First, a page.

Consumer sentiment skidded in early January to its second-lowest level in a decade, according to the University of Michigan's latest consumers survey.
In preliminary January results, released Jan. 14, consumer sentiment fell 2.5% from December levels to 68.8 on a 100-point scale. The low-water mark for the past 10 years, 67.4, was set in November.
Moreover, consumer sentiment so far in January is down nearly 13% from year-ago levels. Consumers' assessment of current economic conditions (73.2) sits significantly above their near-term expectations for the economy (65.9), although their view of the present landscape has fallen more sharply over the past year than their economic outlook has.
What's dragging down sentiment? Concerns about surging COVID-19 cases and the labor and economic pressures tied to the ongoing pandemic are a factor, but accelerating inflation appears to be having a bigger impact, according to Curtin. Three-quarters of consumers in early January said inflation was a bigger problem facing the country than unemployment, the survey found. Going forward, "The most crucial and difficult task will be defusing the developing wage-price spiral," Curtin wrote.
Notably, some 40% of consumers with household incomes in the bottom third of all consumers said they're worse off financially than they were a year ago. Overall, 33% of consumers reported being in worse financial shape than at the start of 2021—that's higher than the 32% who said the same in April 2020 and the worst reading since 2021, noted Richard Curtin, the Survey of Consumers chief economist.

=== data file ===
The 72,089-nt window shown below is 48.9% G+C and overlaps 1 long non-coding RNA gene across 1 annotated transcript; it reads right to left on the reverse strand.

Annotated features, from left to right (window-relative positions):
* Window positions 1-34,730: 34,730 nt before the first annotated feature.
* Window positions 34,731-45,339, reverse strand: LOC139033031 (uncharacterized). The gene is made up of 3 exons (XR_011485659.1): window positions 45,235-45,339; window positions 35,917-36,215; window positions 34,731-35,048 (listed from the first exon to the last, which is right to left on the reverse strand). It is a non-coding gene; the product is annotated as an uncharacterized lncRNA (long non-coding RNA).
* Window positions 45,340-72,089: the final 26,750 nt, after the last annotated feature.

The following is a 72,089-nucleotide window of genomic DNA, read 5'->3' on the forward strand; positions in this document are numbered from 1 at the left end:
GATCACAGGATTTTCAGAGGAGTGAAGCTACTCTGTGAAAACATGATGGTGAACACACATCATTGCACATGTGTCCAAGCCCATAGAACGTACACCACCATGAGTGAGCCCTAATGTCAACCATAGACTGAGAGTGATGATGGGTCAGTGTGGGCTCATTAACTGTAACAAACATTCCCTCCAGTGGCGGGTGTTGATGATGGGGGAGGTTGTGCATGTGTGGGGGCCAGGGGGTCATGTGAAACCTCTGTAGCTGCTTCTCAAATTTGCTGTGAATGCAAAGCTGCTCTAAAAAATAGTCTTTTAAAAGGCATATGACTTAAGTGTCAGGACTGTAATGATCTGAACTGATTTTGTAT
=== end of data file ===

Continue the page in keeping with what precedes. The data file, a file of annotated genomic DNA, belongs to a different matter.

Those in higher-income households were more bullish in their survey of the economic scene: "The Sentiment Index fell by 9.4% among households with total incomes below $100,000 in early January," Curtin wrote, "but rose by 5.7% among households with incomes over that amount." Economic expectations were lower among lower-income households, too.
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Still, even more-optimistic consumers surveyed this month were more likely to expect bad economic conditions than good in the year ahead, he added, with confidence in government economic policies at its lowest level since 2014.
In a paper earlier this week, Curtin noted that consumers' economic expectations are now shaped far more by their political affiliation than they used to be, with the gaps between Democrats and Republicans in their economic outlook doubling from the Bush and Obama administrations to the Trump and Biden administrations. Further, "Partisanship now dominates the more traditional income and age relationships," Curtin wrote.